Contemporary iron stone formation due to acid sulfate soil processes
Sullivan, LA, Bush, RT & Burton, ED 2006, 'Contemporary iron stone formation due to acid sulfate soil processes', Proceedings 18th World Congress of Soil Science, Philadelphia, PA, 9-15 July, International Union of Soil Sciences.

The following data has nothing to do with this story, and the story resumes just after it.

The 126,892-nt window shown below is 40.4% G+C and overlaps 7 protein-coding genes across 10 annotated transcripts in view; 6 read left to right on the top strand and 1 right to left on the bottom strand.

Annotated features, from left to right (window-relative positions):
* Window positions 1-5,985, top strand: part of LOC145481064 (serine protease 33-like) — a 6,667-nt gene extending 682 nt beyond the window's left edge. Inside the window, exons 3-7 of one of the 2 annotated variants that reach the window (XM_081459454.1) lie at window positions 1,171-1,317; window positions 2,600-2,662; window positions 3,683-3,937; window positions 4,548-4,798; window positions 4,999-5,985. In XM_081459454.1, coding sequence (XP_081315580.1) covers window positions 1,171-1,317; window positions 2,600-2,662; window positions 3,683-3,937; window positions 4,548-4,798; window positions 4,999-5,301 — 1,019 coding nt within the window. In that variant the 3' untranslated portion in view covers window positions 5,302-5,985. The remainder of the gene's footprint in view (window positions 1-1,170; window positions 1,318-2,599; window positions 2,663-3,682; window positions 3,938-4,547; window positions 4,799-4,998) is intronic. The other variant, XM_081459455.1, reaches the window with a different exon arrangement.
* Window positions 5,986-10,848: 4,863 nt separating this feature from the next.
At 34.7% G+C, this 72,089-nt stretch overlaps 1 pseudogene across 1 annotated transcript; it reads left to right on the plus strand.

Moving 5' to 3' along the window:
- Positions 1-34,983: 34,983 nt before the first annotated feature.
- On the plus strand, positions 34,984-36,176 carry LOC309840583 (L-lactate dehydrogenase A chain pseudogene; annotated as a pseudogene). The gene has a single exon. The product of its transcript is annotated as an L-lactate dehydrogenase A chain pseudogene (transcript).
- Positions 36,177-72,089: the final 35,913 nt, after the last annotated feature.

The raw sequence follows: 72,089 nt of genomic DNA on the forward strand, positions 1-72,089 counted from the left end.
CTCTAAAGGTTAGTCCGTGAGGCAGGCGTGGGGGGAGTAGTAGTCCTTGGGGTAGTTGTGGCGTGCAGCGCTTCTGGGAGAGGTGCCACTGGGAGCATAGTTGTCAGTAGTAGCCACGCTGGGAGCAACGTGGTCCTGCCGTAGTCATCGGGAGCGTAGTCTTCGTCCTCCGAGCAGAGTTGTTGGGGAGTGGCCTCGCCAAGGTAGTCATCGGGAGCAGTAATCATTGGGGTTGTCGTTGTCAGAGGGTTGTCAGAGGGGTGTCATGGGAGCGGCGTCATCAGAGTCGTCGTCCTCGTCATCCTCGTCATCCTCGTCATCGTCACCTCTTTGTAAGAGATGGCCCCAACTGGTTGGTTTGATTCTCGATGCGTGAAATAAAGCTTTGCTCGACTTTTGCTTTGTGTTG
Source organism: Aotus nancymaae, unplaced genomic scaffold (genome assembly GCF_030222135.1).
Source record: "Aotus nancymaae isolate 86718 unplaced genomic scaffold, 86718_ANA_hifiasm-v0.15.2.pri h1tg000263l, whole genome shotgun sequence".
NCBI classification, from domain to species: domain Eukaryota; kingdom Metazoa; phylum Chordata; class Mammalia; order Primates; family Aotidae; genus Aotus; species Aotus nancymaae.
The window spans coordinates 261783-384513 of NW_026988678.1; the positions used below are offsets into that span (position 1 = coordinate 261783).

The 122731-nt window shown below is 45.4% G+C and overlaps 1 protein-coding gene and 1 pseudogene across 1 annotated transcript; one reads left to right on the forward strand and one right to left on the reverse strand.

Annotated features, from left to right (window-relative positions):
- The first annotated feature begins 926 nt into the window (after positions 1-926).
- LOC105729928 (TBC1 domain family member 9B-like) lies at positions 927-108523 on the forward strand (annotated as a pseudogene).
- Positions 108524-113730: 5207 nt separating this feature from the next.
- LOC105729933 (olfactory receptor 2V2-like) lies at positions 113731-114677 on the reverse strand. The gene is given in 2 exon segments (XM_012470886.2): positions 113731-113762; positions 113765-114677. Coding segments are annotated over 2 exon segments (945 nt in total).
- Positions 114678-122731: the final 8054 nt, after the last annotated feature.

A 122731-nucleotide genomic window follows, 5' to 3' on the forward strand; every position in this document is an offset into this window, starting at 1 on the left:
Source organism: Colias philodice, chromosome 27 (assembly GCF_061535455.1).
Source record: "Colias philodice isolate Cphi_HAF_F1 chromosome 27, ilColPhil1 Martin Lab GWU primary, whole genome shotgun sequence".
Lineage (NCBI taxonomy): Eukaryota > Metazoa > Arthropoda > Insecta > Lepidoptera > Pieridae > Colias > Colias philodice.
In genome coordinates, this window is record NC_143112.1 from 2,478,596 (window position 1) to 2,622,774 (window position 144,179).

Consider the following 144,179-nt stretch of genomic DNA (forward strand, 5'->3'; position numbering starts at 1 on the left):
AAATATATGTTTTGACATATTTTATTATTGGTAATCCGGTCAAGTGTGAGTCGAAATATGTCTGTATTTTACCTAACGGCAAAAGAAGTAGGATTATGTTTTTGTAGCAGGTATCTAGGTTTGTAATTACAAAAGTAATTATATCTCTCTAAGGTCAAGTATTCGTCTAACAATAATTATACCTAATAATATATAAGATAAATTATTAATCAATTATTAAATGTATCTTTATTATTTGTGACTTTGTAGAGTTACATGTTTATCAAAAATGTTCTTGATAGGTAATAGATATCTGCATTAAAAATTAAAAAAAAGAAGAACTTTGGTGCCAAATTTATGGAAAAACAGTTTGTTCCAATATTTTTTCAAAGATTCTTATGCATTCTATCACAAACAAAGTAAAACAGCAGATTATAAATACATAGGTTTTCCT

One of the defining factors affecting soil formation is parent material: it may therefore be expected that sulfidic parent materials leave acid sulfate soil ‘inprints' within the soil profiles developing on such parent materials. Indeed, acid sulfate soil processes have been thought to be responsible for relict soil features (e.g. Fanning, pers. comm.; Rabenhorst et al 2004). This presentation describes the occurrence of a contemporary iron stone layer (i.e. an indurated layer cemented by iron minerals) within the channel of the Talbragar River in central New South Wales, in Eastern Australia. A long term study has been conducted at this site since 2001 examining sulfidisation of soils and sediments as a result of dryland salinisation. During a recent prolonged drought at this study site an opportunity to examine the effects of oxidation of the accumulated sulfides in the sediments was presented. One such manifestation of oxidation within the sulfidic sediments was the development of an ironstone layer up to 15 cm thick. The contemporaneous nature of these formations was demonstrated by the occasional inclusion of living plant roots within the ironstone layer. Results are presented that demonstrate that the iron minerals cementing the sediments were released from the iron sulfide minerals underlying the ironstone formation. The very low watertables resulting from the drought conditions allowed oxidation of the sulfides and resulted in enrichment of both sulfates and iron into the surrounding matrix. In the case of iron, the accumulation of these oxidation products was in the soil layer immediately overlying the sulfidic sediments and exposed to the atmosphere. The released iron deposited as iron minerals cementing the ironstone layer. It is likely that this sulfidic oxidation process, observed contemporaneously at the Talbragar River study site, may provide an explanation for the formation of ironstone layers in other geomorphic and geological strata.